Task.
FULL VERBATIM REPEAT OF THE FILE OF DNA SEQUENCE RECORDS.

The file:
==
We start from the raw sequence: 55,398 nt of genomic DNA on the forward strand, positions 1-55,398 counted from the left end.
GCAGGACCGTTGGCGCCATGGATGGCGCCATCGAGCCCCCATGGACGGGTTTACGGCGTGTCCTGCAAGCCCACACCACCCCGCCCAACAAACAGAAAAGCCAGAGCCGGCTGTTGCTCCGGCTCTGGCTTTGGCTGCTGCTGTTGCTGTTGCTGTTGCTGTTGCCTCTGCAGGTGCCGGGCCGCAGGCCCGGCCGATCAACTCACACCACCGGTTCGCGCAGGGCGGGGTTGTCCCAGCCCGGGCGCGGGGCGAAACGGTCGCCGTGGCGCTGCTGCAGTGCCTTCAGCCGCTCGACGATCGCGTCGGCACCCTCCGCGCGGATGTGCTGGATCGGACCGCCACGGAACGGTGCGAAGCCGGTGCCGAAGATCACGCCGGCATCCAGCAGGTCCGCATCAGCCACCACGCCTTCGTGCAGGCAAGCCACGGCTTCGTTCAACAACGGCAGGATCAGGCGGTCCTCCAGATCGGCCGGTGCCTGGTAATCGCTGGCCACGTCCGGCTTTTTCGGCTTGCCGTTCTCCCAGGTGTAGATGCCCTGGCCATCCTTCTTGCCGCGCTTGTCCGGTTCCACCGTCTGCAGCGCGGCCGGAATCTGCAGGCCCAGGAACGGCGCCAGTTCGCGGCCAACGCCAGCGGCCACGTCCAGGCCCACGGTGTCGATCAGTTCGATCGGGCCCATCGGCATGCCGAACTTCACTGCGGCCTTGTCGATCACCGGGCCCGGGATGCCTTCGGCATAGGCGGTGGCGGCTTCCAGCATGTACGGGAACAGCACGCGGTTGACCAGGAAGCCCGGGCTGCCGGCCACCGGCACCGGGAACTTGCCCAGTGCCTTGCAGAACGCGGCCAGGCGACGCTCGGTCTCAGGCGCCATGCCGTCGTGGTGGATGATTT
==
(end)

We start from the raw sequence: 55,398 nt of genomic DNA on the forward strand, positions 1-55,398 counted from the left end.
GCAGGACCGTTGGCGCCATGGATGGCGCCATCGAGCCCCCATGGACGGGTTTACGGCGTGTCCTGCAAGCCCACACCACCCCGCCCAACAAACAGAAAAGCCAGAGCCGGCTGTTGCTCCGGCTCTGGCTTTGGCTGCTGCTGTTGCTGTTGCTGTTGCTGTTGCCTCTGCAGGTGCCGGGCCGCAGGCCCGGCCGATCAACTCACACCACCGGTTCGCGCAGGGCGGGGTTGTCCCAGCCCGGGCGCGGGGCGAAACGGTCGCCGTGGCGCTGCTGCAGTGCCTTCAGCCGCTCGACGATCGCGTCGGCACCCTCCGCGCGGATGTGCTGGATCGGACCGCCACGGAACGGTGCGAAGCCGGTGCCGAAGATCACGCCGGCATCCAGCAGGTCCGCATCAGCCACCACGCCTTCGTGCAGGCAAGCCACGGCTTCGTTCAACAACGGCAGGATCAGGCGGTCCTCCAGATCGGCCGGTGCCTGGTAATCGCTGGCCACGTCCGGCTTTTTCGGCTTGCCGTTCTCCCAGGTGTAGATGCCCTGGCCATCCTTCTTGCCGCGCTTGTCCGGTTCCACCGTCTGCAGCGCGGCCGGAATCTGCAGGCCCAGGAACGGCGCCAGTTCGCGGCCAACGCCAGCGGCCACGTCCAGGCCCACGGTGTCGATCAGTTCGATCGGGCCCATCGGCATGCCGAACTTCACTGCGGCCTTGTCGATCACCGGGCCCGGGATGCCTTCGGCATAGGCGGTGGCGGCTTCCAGCATGTACGGGAACAGCACGCGGTTGACCAGGAAGCCCGGGCTGCCGGCCACCGGCACCGGGAACTTGCCCAGTGCCTTGCAGAACGCGGCCAGGCGACGCTCGGTCTCAGGCGCCATGCCGTCGTGGTGGATGATTT